Even with the medical advancements made since Osborne's time, there is still no surefire way to cure prolonged hiccups. Hiccups remain a mysterious phenomenon that has been present since the earliest existence of mammals. Scientists are gradually unraveling the reasons behind their occurrence and seeking effective remedies.

Hiccups are a reflex action, similar to the knee-jerk reflex when a doctor taps your knee with a hammer. This reflex is found in many mammals, including humans. When you hiccup, a nerve signal travels from your diaphragm to your brain and back again, causing your diaphragm to contract and your lungs to expand. However, in the middle of the inhale, a reflex causes your epiglottis, a flap of tissue at the top of your throat, to suddenly snap shut, creating the characteristic "hic" sound. This cycle continues until the reflex is interrupted, such as by holding your breath or drinking water.

Hiccups occur due to the phrenic nerve, which runs from the chest to the diaphragm. It is believed to have evolved from a shorter nerve found in the ancestors of mammals that had gills. This reflex may have been useful for amphibians that lived both underwater with gills and on land with lungs. The closure of the epiglottis prevented water from entering their lungs. However, as humans no longer live underwater and lack gills, the purpose of hiccups in our lives remains uncertain.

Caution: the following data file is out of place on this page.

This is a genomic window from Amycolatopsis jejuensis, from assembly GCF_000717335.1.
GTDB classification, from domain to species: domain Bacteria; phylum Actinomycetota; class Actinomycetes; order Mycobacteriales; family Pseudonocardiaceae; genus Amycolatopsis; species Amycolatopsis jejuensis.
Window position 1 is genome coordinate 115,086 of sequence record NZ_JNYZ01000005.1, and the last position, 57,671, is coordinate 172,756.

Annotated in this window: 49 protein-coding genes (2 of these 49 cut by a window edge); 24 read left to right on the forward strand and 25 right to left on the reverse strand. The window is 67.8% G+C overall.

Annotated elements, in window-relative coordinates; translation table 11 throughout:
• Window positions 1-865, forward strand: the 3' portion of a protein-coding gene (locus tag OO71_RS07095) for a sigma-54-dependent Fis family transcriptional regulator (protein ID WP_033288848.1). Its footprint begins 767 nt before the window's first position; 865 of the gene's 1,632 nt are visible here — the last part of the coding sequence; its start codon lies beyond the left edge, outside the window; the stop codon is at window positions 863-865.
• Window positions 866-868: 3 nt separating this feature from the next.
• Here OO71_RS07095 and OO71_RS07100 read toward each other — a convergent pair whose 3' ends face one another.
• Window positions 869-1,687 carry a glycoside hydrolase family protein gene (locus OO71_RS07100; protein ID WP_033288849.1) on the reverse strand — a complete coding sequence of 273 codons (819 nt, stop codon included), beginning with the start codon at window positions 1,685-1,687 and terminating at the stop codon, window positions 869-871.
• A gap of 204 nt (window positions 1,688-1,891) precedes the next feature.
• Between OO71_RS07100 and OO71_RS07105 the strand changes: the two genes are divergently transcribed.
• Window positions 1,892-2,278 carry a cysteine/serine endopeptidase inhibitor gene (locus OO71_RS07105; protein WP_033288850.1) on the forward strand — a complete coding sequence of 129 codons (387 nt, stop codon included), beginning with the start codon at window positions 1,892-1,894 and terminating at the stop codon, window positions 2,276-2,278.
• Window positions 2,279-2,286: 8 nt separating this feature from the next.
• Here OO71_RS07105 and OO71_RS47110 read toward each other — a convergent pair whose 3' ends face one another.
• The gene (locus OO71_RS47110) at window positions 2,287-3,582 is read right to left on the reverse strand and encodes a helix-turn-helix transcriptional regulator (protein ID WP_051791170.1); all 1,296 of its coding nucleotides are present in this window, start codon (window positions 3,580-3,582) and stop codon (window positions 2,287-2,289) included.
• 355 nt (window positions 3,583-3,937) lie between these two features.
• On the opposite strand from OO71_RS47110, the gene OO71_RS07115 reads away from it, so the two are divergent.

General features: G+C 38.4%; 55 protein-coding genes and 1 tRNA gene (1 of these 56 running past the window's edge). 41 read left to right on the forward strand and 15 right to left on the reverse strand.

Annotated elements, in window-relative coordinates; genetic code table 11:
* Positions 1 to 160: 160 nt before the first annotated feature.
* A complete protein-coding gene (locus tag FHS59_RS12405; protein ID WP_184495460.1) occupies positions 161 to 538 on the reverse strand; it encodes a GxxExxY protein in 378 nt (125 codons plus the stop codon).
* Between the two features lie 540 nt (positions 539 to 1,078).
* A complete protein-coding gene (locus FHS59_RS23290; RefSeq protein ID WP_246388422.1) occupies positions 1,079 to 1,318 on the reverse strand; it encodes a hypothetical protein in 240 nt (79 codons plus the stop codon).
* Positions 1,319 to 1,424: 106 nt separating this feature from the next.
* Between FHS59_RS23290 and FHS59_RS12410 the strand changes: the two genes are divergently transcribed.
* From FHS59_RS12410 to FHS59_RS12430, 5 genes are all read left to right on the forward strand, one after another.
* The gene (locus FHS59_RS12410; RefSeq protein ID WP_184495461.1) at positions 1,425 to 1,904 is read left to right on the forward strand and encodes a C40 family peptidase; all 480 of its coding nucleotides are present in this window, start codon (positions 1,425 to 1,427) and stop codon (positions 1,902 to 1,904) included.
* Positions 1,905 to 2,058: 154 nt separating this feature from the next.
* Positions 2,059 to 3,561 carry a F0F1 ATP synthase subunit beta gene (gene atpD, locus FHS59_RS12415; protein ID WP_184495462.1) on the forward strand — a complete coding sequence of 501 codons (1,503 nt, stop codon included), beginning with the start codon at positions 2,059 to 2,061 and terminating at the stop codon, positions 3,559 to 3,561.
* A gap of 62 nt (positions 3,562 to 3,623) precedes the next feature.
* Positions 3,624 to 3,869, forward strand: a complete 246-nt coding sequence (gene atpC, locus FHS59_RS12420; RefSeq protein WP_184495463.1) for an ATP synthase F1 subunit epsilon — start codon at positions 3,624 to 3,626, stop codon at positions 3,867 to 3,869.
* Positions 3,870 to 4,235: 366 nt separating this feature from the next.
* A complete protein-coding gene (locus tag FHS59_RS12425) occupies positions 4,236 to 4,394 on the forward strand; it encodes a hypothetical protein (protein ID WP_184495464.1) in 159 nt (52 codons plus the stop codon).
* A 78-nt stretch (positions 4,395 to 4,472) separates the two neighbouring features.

There are some potential benefits associated with hiccups. For example, babies tend to hiccup more frequently than adults, especially while suckling milk. As babies drink and swallow air, hiccups may help clear the air from their stomachs. This reflex may serve as a self-initiated burp. Additionally, even fetuses as young as 10 weeks old have been observed hiccuping. This process might aid in training their developing brains to understand their internal body, particularly the location of the diaphragm and the control of breathing.

Approximately 4,000 people in the United States seek medical attention for hiccups each year. While most hiccups resolve on their own within two days, prolonged or intractable hiccups could indicate an underlying problem, such as a brain tumor. Medical treatments for hiccups aim to relax the muscles and nerves that may cause diaphragm spasms, but there is limited clear evidence to recommend a specific treatment.

One Japanese research group has discovered a new method of curing hiccups, which involves breathing in high concentrations of CO2. This tricks the brain into perceiving a life-threatening emergency, causing it to temporarily forget about the hiccups. However, if traveling to Japan for this treatment is not an option, you can try traditional remedies that have been proven to work, such as drinking a whole glass of water in one gulp, standing on your head, or experiencing a moment of intense fear. These methods work by interrupting the reflex arc, distracting the nerves and muscles involved in hiccuping.